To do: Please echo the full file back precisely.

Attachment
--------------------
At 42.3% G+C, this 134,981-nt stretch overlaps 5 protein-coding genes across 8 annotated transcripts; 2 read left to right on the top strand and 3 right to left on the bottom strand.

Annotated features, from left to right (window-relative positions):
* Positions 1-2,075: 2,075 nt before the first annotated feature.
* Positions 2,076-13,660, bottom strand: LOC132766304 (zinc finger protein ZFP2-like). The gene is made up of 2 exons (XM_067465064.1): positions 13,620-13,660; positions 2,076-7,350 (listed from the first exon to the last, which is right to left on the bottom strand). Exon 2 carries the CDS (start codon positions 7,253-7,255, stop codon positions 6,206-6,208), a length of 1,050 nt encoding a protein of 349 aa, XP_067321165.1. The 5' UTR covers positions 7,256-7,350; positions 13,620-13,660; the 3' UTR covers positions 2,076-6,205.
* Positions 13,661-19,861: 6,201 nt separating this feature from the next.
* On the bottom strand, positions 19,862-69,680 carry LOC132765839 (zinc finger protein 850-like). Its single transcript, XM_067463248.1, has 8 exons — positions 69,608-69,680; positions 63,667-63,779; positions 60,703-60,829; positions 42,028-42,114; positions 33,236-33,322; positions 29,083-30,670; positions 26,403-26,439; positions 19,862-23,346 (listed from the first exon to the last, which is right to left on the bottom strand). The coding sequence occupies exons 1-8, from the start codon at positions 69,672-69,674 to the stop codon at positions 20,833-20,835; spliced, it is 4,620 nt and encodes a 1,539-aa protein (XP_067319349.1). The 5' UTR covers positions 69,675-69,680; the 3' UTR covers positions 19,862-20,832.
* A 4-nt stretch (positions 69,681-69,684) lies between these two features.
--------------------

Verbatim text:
At 42.3% G+C, this 134,981-nt stretch overlaps 5 protein-coding genes across 8 annotated transcripts; 2 read left to right on the top strand and 3 right to left on the bottom strand.

Annotated features, from left to right (window-relative positions):
* Positions 1-2,075: 2,075 nt before the first annotated feature.
* Positions 2,076-13,660, bottom strand: LOC132766304 (zinc finger protein ZFP2-like). The gene is made up of 2 exons (XM_067465064.1): positions 13,620-13,660; positions 2,076-7,350 (listed from the first exon to the last, which is right to left on the bottom strand). Exon 2 carries the CDS (start codon positions 7,253-7,255, stop codon positions 6,206-6,208), a length of 1,050 nt encoding a protein of 349 aa, XP_067321165.1. The 5' UTR covers positions 7,256-7,350; positions 13,620-13,660; the 3' UTR covers positions 2,076-6,205.
* Positions 13,661-19,861: 6,201 nt separating this feature from the next.
* On the bottom strand, positions 19,862-69,680 carry LOC132765839 (zinc finger protein 850-like). Its single transcript, XM_067463248.1, has 8 exons — positions 69,608-69,680; positions 63,667-63,779; positions 60,703-60,829; positions 42,028-42,114; positions 33,236-33,322; positions 29,083-30,670; positions 26,403-26,439; positions 19,862-23,346 (listed from the first exon to the last, which is right to left on the bottom strand). The coding sequence occupies exons 1-8, from the start codon at positions 69,672-69,674 to the stop codon at positions 20,833-20,835; spliced, it is 4,620 nt and encodes a 1,539-aa protein (XP_067319349.1). The 5' UTR covers positions 69,675-69,680; the 3' UTR covers positions 19,862-20,832.
* A 4-nt stretch (positions 69,681-69,684) lies between these two features.